The instructors who deliver court-ordered parenting classes for members of the Fundamentalist Church of Jesus Christ of Latter Day Saints will be given training to be culturally sensitive to the polygamist group, a Child Protective Services spokeswoman said.

Marleigh Meisner, a CPS spokeswoman, said the classes will be given in two 4-hour sessions. CPS will hire several agencies that ordinarily do contract work for the state to teach the parenting courses.

The parenting classes are standard ones that CPS uses with any clients and do not cost participants money. Meisner said the agency has looked into adding information regarding Texas laws about marriage and bigamy, but it was unclear Monday whether that curriculum will be added.

Meisner said the agency would not release any specific details about the cultural sensitivity training for the instructors, and she did not know whether the courses will be available in all the communities statewide where sect members are now living.

CPS and state law enforcement raided the sect's ranch northeast of Eldorado in Schleicher County for a week beginning April 3, alleging a "pervasive pattern and practice" of sexual abuse and forced marriage of underage girls, taking some 440 children into state custody. The sect, which split decades ago from the Mormon Church, practices a form of plural marriage that, when conducted between consenting adults, is legal.

The Texas Third Court of Appeals later ruled in an opinion upheld by the state Supreme Court that the children should be returned to their homes, but four investigations into the group and its activities are ongoing.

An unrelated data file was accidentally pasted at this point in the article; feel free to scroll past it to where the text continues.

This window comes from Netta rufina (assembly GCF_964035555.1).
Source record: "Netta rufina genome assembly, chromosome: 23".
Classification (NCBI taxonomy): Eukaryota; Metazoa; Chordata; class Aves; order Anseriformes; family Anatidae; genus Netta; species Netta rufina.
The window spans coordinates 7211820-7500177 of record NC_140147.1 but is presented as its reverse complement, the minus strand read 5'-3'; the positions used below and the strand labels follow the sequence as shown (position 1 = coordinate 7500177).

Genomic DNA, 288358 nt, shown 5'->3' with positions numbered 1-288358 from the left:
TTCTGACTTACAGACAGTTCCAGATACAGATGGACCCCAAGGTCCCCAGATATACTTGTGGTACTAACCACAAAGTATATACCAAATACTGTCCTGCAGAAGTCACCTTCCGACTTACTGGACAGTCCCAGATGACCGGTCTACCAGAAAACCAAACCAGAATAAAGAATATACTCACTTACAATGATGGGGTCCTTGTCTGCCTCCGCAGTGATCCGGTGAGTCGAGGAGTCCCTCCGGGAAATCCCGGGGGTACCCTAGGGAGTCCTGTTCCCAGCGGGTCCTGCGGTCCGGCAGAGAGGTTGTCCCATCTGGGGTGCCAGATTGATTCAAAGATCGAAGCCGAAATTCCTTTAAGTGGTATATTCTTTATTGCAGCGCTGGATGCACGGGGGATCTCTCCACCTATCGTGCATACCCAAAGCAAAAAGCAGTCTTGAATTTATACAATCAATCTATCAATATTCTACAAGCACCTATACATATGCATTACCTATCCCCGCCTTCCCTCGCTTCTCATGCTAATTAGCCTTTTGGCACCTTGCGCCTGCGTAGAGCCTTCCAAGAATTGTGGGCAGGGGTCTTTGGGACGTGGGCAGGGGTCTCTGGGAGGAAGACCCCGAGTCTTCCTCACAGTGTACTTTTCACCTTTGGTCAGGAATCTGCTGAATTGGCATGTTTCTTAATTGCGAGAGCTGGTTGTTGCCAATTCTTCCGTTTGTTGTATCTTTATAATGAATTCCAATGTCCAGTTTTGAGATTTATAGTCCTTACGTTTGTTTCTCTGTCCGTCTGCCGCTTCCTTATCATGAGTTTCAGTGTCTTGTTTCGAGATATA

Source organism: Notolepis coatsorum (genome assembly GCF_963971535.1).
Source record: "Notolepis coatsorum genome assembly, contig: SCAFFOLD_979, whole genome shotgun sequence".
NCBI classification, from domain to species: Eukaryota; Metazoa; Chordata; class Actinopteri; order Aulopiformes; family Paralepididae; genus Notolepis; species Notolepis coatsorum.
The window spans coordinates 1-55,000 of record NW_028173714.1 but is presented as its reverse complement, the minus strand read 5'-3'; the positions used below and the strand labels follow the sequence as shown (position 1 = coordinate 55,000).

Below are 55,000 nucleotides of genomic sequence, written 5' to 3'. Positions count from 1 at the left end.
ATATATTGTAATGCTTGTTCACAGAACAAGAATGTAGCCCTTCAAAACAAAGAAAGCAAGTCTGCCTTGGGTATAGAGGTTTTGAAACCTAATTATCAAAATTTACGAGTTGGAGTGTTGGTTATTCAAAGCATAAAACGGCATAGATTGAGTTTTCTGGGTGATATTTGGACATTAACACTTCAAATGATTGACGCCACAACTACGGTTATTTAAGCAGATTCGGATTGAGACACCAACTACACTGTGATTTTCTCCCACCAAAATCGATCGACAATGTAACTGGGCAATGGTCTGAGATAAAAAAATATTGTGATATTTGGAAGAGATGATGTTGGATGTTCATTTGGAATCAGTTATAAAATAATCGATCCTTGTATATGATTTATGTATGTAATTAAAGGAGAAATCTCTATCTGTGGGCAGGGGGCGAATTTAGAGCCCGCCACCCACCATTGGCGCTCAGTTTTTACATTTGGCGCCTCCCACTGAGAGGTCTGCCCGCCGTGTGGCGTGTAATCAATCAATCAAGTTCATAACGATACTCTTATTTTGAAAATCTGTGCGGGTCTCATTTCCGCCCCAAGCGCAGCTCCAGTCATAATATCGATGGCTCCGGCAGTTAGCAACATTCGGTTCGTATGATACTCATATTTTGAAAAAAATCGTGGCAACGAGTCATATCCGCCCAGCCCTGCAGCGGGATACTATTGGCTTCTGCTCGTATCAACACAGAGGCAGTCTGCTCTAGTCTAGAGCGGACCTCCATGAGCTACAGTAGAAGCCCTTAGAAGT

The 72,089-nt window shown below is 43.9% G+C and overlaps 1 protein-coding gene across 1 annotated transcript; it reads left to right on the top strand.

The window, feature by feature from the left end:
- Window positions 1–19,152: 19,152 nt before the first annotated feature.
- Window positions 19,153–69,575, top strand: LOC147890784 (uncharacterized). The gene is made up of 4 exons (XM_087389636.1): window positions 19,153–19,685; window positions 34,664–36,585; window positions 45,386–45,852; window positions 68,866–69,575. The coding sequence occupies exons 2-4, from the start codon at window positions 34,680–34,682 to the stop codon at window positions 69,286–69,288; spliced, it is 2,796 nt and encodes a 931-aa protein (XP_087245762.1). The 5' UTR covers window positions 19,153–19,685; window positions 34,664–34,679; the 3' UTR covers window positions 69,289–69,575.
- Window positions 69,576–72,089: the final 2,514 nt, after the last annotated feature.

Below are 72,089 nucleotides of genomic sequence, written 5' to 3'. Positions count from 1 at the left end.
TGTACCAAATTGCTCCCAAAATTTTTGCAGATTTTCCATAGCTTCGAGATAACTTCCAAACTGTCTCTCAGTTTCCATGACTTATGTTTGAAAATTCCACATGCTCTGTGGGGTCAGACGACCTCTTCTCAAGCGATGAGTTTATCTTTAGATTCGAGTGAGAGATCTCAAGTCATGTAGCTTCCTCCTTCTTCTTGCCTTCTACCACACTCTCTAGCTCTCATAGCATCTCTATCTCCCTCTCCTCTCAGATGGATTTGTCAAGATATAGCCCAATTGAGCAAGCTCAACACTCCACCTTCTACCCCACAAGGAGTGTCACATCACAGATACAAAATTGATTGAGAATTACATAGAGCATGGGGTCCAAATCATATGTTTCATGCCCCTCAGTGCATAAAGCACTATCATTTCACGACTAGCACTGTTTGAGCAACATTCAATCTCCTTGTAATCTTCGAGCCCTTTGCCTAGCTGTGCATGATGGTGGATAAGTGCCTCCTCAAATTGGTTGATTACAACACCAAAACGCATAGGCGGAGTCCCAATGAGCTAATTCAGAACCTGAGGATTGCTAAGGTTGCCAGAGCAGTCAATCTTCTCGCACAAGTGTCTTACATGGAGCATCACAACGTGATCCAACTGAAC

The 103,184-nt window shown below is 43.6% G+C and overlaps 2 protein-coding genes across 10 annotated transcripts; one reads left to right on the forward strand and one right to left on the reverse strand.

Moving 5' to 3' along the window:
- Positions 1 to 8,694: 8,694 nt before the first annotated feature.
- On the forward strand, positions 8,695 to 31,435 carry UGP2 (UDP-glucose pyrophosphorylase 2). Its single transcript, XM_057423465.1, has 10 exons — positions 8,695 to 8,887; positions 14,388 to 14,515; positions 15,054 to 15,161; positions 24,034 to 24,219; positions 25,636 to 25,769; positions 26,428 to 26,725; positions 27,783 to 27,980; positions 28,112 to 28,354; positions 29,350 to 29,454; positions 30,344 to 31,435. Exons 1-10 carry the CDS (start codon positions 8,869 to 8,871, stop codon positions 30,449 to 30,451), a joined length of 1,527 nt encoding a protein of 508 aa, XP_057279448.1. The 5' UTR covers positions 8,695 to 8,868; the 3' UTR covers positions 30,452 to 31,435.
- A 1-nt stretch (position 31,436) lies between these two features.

Some families returned to the YFZ Ranch, but others are living in San Antonio and elsewhere in Texas.

Sect spokesman Rod Parker and sect elder Willie Jessop said Monday that parents are expected to fully comply with the court order to take parenting classes. Parker said parents don't feel like they need parenting classes, but they will do whatever is necessary to keep their children.

"It's a frustrating situation," said Jessop, who compared the classes to making people who have never had a drink attend Alcoholics Anonymous. "They haven't even been found guilty, but they're having to pay the consequences."

Speaking from San Antonio, Jessop said the sect families are under a "Texas-sized house arrest."

One condition the court placed on parents reunited with their children is that parents must give seven days' notice for any change of address and 48 hours' notice for any trip more than 100 miles from the child's designated residence.

The regulation makes it difficult for many families to visit relatives in other parts of the state or to attend organized services, Jessop said. Some sect members hope to have adjustments made to that regulation, he said.

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Michael
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FIVE Fathrs indited on criminal charges

Postby Michael » Sat Aug 02, 2008 7:43 pm

Five of the fathersw have been arrested on criminal charges. I see that the media has not publicized this like they did the childrens removal to foster care. I hope that no additional sexual abuse took place since the court returned the children to the fathers.

Marina
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Postby Marina » Sun Aug 03, 2008 5:50 am

If you do a yahoo news search for FLDS, there are quite a few links. Here are the UPI and AP links.

http://www.upi.com/Top_News/2008/07/29/ ... 217328979/